In his afterword to the 2000 reissue, fellow author Jack Womack suggested that Gibson's vision may have influenced the way the Internet developed.

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Snow Crash

Any list of Metaverse novels must include Neal Stephenson’s prophetic 1992 novel, Snow Crash. It was originally intended as a graphic novel for the Apple Macintosh, which sometimes displayed a screenful of random “snow” if an application crashed.

Hiro Protagonist is an elite hacker and pizza “deliverator” who spends most of his time in “The Metaverse,” a term Stephenson coined. It’s a virtual planet circumnavigated by The Street, 65,536 miles long. Anyone wanting to develop virtual land along it needs approval from the Global Multimedia Protocol Group that created it.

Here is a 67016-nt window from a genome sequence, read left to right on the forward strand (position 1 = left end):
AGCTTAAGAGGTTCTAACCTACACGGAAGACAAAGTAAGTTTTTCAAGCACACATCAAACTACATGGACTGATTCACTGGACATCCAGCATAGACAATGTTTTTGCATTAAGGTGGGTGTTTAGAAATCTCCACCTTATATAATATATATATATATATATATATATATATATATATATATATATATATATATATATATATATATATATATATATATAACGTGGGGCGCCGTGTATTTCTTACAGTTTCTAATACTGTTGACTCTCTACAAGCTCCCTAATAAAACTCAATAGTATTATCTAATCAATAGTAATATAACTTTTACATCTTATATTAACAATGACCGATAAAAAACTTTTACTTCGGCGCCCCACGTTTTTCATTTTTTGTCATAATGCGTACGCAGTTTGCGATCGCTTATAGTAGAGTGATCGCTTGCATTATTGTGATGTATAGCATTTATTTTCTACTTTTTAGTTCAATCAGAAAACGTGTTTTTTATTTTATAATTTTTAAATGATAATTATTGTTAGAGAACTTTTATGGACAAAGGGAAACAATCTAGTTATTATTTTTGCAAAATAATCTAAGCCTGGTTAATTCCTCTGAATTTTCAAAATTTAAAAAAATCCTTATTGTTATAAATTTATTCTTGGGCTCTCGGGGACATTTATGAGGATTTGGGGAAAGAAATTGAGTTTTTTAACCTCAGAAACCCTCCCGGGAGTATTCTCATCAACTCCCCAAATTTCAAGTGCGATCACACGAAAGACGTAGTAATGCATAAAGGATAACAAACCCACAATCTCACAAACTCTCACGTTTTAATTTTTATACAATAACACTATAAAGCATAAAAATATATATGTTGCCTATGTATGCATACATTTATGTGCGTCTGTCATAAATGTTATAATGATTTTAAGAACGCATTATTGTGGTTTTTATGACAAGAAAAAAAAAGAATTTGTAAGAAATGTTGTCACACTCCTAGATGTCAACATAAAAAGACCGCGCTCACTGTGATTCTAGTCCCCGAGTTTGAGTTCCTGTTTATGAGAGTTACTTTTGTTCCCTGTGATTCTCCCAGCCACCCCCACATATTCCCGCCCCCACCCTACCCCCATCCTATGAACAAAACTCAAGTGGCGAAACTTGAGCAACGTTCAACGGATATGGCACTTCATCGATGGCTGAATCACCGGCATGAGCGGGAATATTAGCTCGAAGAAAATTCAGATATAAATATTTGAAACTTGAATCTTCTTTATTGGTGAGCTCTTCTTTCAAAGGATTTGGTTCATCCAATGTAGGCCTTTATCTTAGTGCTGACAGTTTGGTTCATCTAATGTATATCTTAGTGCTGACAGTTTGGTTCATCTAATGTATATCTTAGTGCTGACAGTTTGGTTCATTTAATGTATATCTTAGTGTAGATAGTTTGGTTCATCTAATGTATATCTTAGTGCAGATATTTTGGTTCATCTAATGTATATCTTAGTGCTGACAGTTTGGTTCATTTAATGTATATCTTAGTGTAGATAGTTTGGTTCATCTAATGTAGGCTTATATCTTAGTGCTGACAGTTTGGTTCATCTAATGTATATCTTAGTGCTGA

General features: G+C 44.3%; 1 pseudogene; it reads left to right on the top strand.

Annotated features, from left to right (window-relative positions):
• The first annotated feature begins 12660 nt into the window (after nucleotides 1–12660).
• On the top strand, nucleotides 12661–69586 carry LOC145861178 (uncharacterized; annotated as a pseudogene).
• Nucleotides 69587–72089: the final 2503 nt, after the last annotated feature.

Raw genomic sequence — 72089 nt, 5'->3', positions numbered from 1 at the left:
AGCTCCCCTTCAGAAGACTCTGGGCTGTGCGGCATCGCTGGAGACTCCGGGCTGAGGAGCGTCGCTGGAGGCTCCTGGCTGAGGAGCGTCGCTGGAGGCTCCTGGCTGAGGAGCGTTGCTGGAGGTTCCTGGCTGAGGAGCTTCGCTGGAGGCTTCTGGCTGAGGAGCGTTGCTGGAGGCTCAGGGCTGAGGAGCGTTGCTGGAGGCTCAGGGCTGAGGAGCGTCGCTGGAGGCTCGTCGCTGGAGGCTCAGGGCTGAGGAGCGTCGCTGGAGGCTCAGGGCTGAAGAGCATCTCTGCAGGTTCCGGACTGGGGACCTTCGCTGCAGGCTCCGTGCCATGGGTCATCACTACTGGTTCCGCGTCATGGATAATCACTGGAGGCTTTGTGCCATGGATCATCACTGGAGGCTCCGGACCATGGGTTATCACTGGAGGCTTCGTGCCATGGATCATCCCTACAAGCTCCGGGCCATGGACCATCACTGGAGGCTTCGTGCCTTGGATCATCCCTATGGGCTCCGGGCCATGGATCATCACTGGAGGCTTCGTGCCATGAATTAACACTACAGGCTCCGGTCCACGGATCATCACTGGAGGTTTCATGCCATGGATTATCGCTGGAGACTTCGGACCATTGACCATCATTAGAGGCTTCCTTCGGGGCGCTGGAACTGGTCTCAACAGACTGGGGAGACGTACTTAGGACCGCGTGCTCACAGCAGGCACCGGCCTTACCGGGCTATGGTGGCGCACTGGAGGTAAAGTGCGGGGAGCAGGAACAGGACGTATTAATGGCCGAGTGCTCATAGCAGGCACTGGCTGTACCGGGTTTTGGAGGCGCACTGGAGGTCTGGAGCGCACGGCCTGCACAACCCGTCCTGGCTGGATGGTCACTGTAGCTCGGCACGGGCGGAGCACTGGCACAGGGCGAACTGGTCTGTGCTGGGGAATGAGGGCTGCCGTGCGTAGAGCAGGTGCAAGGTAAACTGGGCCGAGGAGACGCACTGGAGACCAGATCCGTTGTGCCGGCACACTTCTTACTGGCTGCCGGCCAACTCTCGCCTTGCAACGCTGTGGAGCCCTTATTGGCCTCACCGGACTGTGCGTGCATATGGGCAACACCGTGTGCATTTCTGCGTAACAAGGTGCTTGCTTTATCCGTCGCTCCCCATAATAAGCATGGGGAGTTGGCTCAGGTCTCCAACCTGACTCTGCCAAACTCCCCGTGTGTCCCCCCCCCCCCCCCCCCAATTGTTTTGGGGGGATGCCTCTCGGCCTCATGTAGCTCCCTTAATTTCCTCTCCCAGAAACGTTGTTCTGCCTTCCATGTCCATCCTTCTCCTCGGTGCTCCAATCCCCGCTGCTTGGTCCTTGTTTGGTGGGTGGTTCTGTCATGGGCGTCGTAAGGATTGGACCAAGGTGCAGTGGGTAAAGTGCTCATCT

Hiro, who also earns money by contributing information to a worldwide database called The Library, tracks the source of mysterious, vicious malware that infects Metaverse avatars and causes serious brain damage to their real-life owners

Stephenson remains passionate on the topic, launching LAMINA1, a Layer 1 blockchain project aimed at empowering an open metaverse.

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City of Golden Shadow

Published in 1996, City of Golden Shadow is the first in Tad Williams’ four-book Otherland series. Most of the story takes place in the late 21st century, where virtual reality interfaces are widely available throughout society. The internet has been replaced by "the Net," a vast network of online VR environments.